I recently attended the Chanel exhibition at the National Gallery of Victoria. Despite whatever opinion you might have of Coco Chanel, her designs were both elegant and timeless. And they were beautifully made. But as I walked around the exhibition, I remembered that my great-aunt Ella, my maternal grandmother’s sister used to be a model in Paris.
Countess Helen, or Ella, Konstantinovna Kleinmichel, was born at Ivnya, Russia a year before my grandmother, Olga Woronoff. In her book, Upheaval, my grandmother describes Ella as “Extremely gay, alive, always up to some mischief, without meaning to be bad, – always caught at it and punished; forgetting it the next minute, good humoured and unselfish, teasing her teachers, but still loved by them – that was Ella.” My grandmother wrote that Ella had a wonderful singing voice and I have read other descriptions of her which agree with this.
It must have been around 1910 that Ella married her first husband Vsevolod Vsevolodovich Pushchin. He was in the Horse Guardsman in Russia and was unfortunately killed in battle during World War I – my grandmother states this was in 1915 but there are genealogical websites which give the date as 1914. In 1919 Ella married her second husband, Prince Nikolai Petrovich Trubetskoy, the second cousin of her eldest sister Claire’s husband. The marriage later ended in divorce.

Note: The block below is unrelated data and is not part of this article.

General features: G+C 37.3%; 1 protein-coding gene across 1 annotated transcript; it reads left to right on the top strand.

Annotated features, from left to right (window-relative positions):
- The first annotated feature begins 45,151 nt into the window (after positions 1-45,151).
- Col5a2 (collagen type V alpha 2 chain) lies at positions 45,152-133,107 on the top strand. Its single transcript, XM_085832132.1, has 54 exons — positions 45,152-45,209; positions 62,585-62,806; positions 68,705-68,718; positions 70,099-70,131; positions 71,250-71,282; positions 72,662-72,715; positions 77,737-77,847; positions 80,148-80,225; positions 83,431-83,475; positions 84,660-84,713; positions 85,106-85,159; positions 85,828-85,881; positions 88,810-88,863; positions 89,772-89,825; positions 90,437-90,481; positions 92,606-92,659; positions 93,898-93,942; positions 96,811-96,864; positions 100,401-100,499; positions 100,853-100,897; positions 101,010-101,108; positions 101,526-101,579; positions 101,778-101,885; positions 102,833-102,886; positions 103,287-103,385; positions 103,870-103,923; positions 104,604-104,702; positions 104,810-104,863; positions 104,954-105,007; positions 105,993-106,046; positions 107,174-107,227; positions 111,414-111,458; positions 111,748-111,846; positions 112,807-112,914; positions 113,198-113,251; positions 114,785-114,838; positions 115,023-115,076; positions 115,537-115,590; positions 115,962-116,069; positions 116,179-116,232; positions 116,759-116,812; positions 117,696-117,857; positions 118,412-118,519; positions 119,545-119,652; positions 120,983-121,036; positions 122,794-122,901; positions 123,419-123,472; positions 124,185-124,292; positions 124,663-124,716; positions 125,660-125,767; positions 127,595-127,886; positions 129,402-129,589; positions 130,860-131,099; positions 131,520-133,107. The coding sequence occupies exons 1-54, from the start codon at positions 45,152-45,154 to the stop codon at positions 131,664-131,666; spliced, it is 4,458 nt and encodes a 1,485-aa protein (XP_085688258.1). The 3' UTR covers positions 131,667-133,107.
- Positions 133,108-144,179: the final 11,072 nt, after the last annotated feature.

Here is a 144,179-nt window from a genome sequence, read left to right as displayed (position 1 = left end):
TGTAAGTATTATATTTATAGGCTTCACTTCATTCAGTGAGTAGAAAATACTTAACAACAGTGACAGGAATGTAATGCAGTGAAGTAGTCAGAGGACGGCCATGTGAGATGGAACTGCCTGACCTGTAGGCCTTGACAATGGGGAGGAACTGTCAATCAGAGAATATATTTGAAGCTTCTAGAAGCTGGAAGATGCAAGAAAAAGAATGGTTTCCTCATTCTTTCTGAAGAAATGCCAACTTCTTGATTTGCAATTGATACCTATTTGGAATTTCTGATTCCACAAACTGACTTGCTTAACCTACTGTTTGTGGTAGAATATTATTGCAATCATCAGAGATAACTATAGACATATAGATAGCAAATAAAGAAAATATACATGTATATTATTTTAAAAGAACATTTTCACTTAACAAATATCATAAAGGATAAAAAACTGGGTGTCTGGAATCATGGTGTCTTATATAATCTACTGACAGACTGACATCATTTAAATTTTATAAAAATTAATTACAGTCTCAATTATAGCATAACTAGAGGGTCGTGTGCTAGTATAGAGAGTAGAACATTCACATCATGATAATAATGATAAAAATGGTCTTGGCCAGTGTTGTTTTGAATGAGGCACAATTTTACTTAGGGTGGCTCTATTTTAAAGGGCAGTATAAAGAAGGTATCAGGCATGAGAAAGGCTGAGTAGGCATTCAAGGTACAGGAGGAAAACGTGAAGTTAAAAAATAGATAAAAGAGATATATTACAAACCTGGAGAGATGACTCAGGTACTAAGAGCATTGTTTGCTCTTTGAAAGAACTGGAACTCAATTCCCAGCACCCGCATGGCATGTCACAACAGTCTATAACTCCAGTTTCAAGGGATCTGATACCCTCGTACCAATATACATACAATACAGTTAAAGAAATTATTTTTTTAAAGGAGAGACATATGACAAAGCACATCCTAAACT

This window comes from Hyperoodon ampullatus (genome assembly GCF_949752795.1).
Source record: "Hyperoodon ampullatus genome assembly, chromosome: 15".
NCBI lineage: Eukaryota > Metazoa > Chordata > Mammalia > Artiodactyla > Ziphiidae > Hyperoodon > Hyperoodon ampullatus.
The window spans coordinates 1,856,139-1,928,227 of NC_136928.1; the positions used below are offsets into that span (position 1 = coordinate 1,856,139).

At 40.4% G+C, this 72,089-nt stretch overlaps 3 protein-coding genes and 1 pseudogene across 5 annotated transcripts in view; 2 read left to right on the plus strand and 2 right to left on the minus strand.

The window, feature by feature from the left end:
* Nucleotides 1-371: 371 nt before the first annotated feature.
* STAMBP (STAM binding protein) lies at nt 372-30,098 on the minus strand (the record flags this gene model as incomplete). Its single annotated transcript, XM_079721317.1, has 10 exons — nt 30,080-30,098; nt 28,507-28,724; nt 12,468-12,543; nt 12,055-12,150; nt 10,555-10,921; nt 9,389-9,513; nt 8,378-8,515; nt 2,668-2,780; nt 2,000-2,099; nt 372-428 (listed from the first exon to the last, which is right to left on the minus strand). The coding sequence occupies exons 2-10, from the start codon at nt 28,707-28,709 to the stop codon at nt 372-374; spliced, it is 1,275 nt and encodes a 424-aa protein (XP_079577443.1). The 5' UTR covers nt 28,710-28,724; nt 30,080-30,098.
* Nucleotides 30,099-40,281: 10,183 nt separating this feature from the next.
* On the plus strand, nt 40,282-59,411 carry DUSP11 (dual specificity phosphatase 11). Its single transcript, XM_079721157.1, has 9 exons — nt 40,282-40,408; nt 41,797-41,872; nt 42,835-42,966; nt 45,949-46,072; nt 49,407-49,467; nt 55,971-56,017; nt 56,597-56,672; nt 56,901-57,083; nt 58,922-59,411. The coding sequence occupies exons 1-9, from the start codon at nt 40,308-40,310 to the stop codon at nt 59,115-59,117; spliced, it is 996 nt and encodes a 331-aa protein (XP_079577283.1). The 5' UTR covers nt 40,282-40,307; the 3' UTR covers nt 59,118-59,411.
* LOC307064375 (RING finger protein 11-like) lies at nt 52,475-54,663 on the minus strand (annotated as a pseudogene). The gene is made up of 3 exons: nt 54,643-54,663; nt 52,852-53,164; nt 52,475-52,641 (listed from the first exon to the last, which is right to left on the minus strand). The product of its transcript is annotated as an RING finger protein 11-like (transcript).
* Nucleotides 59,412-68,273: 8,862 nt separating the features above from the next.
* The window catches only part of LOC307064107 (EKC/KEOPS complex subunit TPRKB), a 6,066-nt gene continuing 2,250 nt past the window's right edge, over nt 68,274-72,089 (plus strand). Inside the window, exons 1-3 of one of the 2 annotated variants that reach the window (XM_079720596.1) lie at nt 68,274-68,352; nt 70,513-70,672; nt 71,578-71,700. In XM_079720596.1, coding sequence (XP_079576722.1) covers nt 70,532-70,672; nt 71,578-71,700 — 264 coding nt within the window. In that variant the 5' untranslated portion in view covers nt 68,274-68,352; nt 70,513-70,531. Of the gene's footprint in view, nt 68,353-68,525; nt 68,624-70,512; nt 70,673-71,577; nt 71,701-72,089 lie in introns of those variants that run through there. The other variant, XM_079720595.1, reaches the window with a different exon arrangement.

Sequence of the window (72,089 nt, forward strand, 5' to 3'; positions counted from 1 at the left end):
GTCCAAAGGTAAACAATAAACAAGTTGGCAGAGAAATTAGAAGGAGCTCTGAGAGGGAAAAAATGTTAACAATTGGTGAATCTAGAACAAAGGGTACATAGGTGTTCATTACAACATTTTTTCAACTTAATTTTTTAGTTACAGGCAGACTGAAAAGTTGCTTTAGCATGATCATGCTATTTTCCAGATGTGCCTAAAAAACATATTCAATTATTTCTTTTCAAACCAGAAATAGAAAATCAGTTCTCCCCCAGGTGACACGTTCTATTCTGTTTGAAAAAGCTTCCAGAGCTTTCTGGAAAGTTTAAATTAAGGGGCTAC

Like my grandparents, Ella escaped to Paris after the Russian Revolution, where she once again met up with Grand Duke Dmitry and his sister Grand Duchess Maria, who I have written about here. They were the childhood playmates of my grandmother and her siblings. She also caught up with their close friends Prince Felix Yusupov and his wife Irina. I have read that the Grand Duchess Maria worked with the house of Chanel – which must be the Chanel connection I have been trying to place. Although, in this article, it appears that Irina Yusupov, along with other Russian aristocrats, worked with Chanel. Is it possible my great-aunt was one of them?
In 1924, the Yusupovs started their own fashion house, which they called Irfe – combining the initials of their first names. The house of Irfe still exists today, having been relaunched some eighty years after its demise in 1931, and on their website they have a page dedicated to their history. Irfe also used Russian aristocrats as their models and my great-aunt was one of them. Later the fashion house expanded to other cities including Berlin. A couple of the photos of my great-aunt Ella were taken in Berlin in 1931 – I wonder if she moved there to work with Irfe.
Great-aunt Ella died in 1982 in Baden-Baden, Germany. As far as I know she was supporting herself financially by giving some sort of lessons – it is something I will have to look into further. She only barely made ends meet. She lived alone and, from what I gather, had few friends. But she did keep up a correspondence with my mother, some of her letters are still in my possession.